Monday, August 25, 2008

Monday 25th August

Today was a bank holiday. Eve invited Ivan and Di Moorhouse, as well as Bruce and Sue Stephen, to join us all for lunch. Wendy Naish (Eve and John's daughter) was also here - whom i haven't seen for 34 years! What a lovely day it has been - catching up on news and seeing photos and solving the problems of the world! We truly have been spoilt with hospitality and love.

Sunday 25th August

Wake-up time today was 08h30 - in time to get ready and have breakfast before church at 10h00. Not that our other mornings have been early! - breakfast generally seems to be at about 9 or 10a.m. - because the people we have visited so far have been retired, or on summer vacation, or over a weekend!

The church we attended with Derrick and Mary is an 18th century Georgian building - about 265 years old. The inside was refreshingly different from the churches we have visited so far. There were stained glass windows along the sides, but the walls inside are plastered and painted white - making for a much lighter, brighter look. There was a worship team consisting of painist, clarinet, two guitars, small drums, and vocalist - who lead with contemporary songs that were more 'British' than American - very refreshing! Ther order of service with prayers and songs was displayed on a screen in the front of the church above the altar area. A modern touch, tastefully installed! As it is still summer holidays, the service was a family service and included a baptism. There were a lot of children and young people present which was good to see. The church obviously has a large number of young families. I particularly enjoyed the order of baptism and plan to use it in future at home - particularly in the more contemporary services. It was good to experience how the whole service was conducted with the families and children in mind - something that i have certainly learnt from. Tea/Coffee was served afterwards in the church hall over the road - a busy buzz. I also appreciated the arrangements of the graves at this church. On entering the church grounds, the graves were not obvious as they were shielded from view by hedges, and there was a reasonable size garden in the front of the church where people could gather and chat without falling over tombstones. Much more to my liking!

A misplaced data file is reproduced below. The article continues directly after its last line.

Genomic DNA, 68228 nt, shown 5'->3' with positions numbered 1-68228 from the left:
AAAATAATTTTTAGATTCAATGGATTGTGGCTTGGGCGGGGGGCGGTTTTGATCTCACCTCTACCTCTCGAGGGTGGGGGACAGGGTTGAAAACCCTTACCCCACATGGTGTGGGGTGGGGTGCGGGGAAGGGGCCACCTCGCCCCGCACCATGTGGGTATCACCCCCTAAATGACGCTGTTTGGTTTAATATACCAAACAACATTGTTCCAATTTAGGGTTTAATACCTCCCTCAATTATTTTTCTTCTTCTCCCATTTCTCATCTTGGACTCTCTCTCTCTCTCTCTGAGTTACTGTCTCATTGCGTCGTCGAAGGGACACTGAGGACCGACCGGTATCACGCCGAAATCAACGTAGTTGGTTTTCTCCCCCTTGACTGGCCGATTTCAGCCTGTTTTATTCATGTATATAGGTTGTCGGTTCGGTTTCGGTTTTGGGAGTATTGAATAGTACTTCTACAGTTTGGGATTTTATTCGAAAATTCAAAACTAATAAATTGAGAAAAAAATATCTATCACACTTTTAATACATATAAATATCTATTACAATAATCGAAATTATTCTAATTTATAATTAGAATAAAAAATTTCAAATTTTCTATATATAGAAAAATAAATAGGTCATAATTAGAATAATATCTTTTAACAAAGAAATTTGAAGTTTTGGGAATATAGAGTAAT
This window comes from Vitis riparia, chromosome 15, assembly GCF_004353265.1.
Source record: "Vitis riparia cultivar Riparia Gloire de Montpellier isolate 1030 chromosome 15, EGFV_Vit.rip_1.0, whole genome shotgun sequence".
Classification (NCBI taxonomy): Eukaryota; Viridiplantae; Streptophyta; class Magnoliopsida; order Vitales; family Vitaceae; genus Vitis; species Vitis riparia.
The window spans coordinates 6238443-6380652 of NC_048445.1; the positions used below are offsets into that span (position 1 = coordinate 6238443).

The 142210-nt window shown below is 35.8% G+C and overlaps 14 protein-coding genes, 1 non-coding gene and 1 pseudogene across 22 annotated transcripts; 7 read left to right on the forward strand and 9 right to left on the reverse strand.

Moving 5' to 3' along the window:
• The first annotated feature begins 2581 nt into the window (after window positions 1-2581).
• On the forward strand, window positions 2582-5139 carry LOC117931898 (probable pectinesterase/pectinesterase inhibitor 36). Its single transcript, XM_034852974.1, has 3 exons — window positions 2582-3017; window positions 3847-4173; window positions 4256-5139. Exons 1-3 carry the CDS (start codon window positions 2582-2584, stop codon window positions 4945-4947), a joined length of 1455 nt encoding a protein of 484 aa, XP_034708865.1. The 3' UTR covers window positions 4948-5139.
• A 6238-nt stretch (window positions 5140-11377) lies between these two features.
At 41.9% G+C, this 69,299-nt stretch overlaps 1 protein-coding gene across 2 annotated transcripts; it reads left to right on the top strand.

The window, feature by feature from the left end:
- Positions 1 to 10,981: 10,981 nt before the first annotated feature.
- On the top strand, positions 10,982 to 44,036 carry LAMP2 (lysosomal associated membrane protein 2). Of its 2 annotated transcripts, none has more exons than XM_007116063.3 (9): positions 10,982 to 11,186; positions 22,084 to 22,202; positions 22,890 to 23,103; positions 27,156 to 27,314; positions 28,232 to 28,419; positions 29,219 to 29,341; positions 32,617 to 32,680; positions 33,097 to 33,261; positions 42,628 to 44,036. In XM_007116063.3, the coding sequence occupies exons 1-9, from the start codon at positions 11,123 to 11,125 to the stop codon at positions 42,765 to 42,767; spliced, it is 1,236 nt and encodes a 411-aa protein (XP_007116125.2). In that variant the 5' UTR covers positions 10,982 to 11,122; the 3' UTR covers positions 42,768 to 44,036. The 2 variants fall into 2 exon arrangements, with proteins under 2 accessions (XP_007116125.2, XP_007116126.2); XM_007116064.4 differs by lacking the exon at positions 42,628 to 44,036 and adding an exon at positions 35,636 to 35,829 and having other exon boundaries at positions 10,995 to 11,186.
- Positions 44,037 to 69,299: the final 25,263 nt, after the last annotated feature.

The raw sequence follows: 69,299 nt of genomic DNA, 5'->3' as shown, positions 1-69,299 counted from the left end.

On the way back to the house we drove past the river Avon and stopped at a sight from which one could see the old original suspension bridge crossing to Wales, and in the other direction the sea where the river enters it.

We departed Bristol and headed for Redhill to be with the Moxhams - a journey which took about 2 1/2 hours.

Bristol - Saturday 23 August

After a lot more talking on friday, we left the Wellands after lunch and continued on to Bristol to be with Derrick and Mary Sheppard. The journey took about 1 1/2 hours from Uffington. We hadn't seen them since they paid a fleeting visit to us in Pretoria about 15years ago. Ned saw them when he was in England in 1988 - a visit that Paul their son remembered as he and Mary had gone with Ned to visit a goat farmer and he had seen a kid being born. I was pretty tired from all the talking we had already done, and so did not contribute much to the conversation that night!
We took a drive to Westonbirt National Arboretum - a very large tree garden (large garden and large trees!) It was so peaceful to be walking amongst the trees - so many varieties, well placed and spaced, with contrasting greens, and some already turning with autumn colours. The dogs were in their element as well - running with abandon, fetching sticks, and greeting other dog visitors!
If we lived in the area I would hope that I would make time to visit often! One of the sights was a 2000year old lime tree grove; and another was a huge Cedar of Lebanon - one that I'm sure King Solomon would have coveted for a building project if he had still been alive today!